Hiroshima: Yes, an apology is long overdue.

New Years, Tokyo, 1948. By the end of the war, the Japanese people were literally starving in the streets.

New Years, Tokyo, 1948. By the end of the war, the Japanese people were literally starving in the streets. The atomic bombs were unnecessary. Credit: Hallam C. Shorrock, Jr.

President Obama will visit Hiroshima on May 27, accompanied by Japanese Prime Minister Shinzo Abe. Should he apologize, pundits ask? Absolutely. My thoughts, just posted at The Nation.

The idea that the atomic bombings brought an end to war has always seemed ridiculous to me. By the summer of 1945, Tokyo and dozens of other cities had been obliterated. People throughout the country were, literally, starving amid the ruins, and any national pride and hopes for the future were long gone. My stepmother, Yasuko, survived the war in Kokubunji, a western suburb of Tokyo, where her preacher father had a church. She and her teenage brother were so weakened by hunger by the war’s end that they used to grab onto telephone poles to steady themselves while they were walking.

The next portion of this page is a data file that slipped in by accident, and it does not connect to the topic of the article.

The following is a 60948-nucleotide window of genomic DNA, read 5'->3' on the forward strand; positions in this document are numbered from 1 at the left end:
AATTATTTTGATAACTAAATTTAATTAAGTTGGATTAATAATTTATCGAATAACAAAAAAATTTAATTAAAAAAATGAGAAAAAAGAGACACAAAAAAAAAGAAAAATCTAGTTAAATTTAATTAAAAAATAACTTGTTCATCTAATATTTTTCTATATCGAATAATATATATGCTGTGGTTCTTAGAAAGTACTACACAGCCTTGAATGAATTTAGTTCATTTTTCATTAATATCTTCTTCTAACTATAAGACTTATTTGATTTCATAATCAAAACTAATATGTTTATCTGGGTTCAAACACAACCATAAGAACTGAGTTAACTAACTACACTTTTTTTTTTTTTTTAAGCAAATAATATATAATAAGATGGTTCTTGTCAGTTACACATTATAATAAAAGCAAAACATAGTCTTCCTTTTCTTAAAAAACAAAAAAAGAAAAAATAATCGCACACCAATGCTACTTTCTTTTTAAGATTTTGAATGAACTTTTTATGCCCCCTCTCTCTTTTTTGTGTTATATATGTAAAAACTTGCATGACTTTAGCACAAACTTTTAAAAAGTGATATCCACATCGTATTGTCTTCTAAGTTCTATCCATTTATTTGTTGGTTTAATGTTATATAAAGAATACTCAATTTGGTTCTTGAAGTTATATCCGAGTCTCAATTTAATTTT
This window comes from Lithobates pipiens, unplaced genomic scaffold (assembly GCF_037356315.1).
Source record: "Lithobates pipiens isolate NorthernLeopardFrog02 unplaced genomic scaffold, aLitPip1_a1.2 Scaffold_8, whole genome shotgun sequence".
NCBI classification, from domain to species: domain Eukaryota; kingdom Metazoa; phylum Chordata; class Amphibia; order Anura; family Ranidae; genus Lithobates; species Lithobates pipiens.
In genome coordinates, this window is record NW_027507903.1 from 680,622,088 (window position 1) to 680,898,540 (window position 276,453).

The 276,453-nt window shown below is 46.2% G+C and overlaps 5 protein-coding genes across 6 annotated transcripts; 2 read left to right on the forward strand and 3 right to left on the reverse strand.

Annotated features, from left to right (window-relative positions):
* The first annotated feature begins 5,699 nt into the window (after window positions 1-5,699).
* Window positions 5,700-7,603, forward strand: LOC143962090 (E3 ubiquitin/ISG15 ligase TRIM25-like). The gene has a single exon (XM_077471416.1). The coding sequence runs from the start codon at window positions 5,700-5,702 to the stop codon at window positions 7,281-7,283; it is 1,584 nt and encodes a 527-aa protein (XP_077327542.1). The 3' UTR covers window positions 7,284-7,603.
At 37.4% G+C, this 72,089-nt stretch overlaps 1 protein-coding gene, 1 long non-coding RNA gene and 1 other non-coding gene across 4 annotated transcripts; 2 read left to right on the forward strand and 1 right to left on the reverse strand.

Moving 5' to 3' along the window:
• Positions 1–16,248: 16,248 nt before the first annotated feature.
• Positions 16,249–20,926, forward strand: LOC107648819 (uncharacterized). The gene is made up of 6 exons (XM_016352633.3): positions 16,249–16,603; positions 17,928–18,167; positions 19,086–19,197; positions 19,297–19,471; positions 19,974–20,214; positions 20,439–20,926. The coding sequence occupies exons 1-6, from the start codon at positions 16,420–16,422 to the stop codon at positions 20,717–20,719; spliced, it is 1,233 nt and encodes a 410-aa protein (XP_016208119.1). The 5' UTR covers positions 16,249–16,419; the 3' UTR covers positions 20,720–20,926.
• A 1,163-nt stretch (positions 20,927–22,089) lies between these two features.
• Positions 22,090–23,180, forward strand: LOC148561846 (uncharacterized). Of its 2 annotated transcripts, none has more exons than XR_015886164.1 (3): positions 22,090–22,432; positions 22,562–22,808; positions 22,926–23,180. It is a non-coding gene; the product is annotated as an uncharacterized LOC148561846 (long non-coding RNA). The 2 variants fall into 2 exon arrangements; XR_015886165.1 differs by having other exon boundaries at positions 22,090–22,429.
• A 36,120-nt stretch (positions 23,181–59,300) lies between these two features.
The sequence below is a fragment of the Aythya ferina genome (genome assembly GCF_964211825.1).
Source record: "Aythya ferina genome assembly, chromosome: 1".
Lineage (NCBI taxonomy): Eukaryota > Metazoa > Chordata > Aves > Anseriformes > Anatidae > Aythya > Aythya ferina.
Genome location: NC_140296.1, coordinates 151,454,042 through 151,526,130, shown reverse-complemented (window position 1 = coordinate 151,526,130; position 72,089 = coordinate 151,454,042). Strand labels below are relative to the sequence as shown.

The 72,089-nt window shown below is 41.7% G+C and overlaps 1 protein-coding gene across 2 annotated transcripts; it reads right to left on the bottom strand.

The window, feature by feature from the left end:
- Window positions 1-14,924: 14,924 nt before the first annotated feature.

As the historian John Dower has written so eloquently, the “unthinkable” surrender of Japan was accepted with little question by the stricken population. Others have documented that the Emperor and his military advisers were ready for the final terms of surrender weeks before the bombs were dropped on Hiroshima and Nagasaki. Those events will undoubtedly be the source of much debate as Obama’s visit approaches, with many voices demanding that he forgo any expression of regret. I respectfully disagree. I believe an apology for unleashing the first nuclear holocaust in human history—and targeting civilians in those attacks—is in order, and long overdue.

There’s a precedent. President Eisenhower, who understood war better than any American leader, didn’t apologize, but he did express remorse. “I was against [use of the atomic bomb] on two counts,” he said in a postwar interview. “First, the Japanese were ready to surrender and it wasn’t necessary to hit them with that awful thing. Second, I hated to see our country be the first to use such a weapon.” And in The Fog of War, Errol Morris’s film about Robert McNamara, the former Secretary of Defense (who helped plan the destruction of Japanese cities) suggested that the US firebombing in the final months of the war should have been considered a war crime—but only if the United States had lost the war.

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